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Which Has More Antioxidants, Peaches or Cherries?

Since the 1990s, when news about food ingrediants antioxidants and their health benefits began to spread to the general public, the claims regarding antioxidant benefits have ranged from preventing the common cold to curing cancer. Although many of these claims have yet to be scientifically proven, antioxidant-rich fruits like cherries and peaches may help boost your immune system and stave off certain diseases. Although cherries appear to have higher overall antioxidant levels, both cherries and peaches contain antioxidant compounds that may have important benefits for your health.

 

Antioxidants are substances that fight these free radicals and prevent damage. People who eat fewer antioxidant-rich fruits and vegetables may have an increased risk for developing chronic diseases like cancer, diabetes and heart disease, as well as decreases in cognitive function as they age. There may be thousands of different antioxidant substances, according to the Harvard School of Public Health. The best known are in the vitamin category, including vitamin C, vitamin E and beta-carotene. Other categories include minerals, carotenoids -- a common group of naturally occurring pigments in red, yellow, orange and dark-green fruits and vegetables -- and polyphenols. Polyphenols are the most abundant antioxidants in your diet, 10 times higher than your vitamin C intake and 100 times higher than intakes of vitamin E and carotenoids, according to a 2004 study in "The American Journal of Clinical Nutrition.

 

There are over 100 different species of cherries, the smallest members of the stone fruit family rosaceae. The most important are the sweet cherry and the sour, or tart cherry. Cherries contain vitamins A, B, C, E and K, as well as carotenoids and polyphenols. Tart cherries contain a much higher level of total polyphenols than their sweeter cousins, according to a 2010 report in the journal "Molecules." USDA scientists analyzed the antioxidant levels in over 100 different foods and published the results in the "Journal of Agricultural and Food Chemistry" in June 2004. Although the study didn include tart cherries, sweet cherries ranked 15th in the amount of overall antioxidant capacity among the foods tested, with an ORAC rating of 4873.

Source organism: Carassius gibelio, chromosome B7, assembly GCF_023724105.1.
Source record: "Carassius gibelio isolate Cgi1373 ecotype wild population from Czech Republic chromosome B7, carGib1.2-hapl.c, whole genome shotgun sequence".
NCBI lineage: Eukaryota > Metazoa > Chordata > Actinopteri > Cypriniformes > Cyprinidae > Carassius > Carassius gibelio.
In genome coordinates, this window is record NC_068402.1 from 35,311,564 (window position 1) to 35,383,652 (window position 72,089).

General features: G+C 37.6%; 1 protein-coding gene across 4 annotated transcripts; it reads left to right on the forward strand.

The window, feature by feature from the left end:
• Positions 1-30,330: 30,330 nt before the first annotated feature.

Peaches are also a member of the rosaceae family and are rich sources of vitamins A, B1, B2 and vitamin C. Like cherries, peaches are good sources of carotenoids and polyphenols. The same USDA study in the "Journal of Agricultural and Food Chemistry" from 2004 found that peaches had an ORAC rating of 1826. While well below that of cherries, the rating still qualifies the peach as an antioxidant-rich food due to having a score above 1000 per 100 grams. A report in the February 2000 issue of "The Journal of Agricultural and Food Chemistry" showed that the antioxidants in peaches were able to inhibit the effects of harmful low-density lipoprotein cholesterol that can lead to chronic disease.

 

Scientists with the Agricultural Research Service of the U.S. Department of Agriculture, or USDA, helped develop the ORAC method to determine the amount of antioxidants (Foodchem) a food item has. The ORAC method, which stands for oxygen radical absorbance capacity, measures the capacity of a food to counteract the free radicals your body generates when you engage in ordinary daily activities like breathing, eating and exercising, as well as when you e exposed to pollution or ultraviolet rays. If a food is rich in antioxidants, it scores an ORAC rating of 1000 per 100 grams or above.

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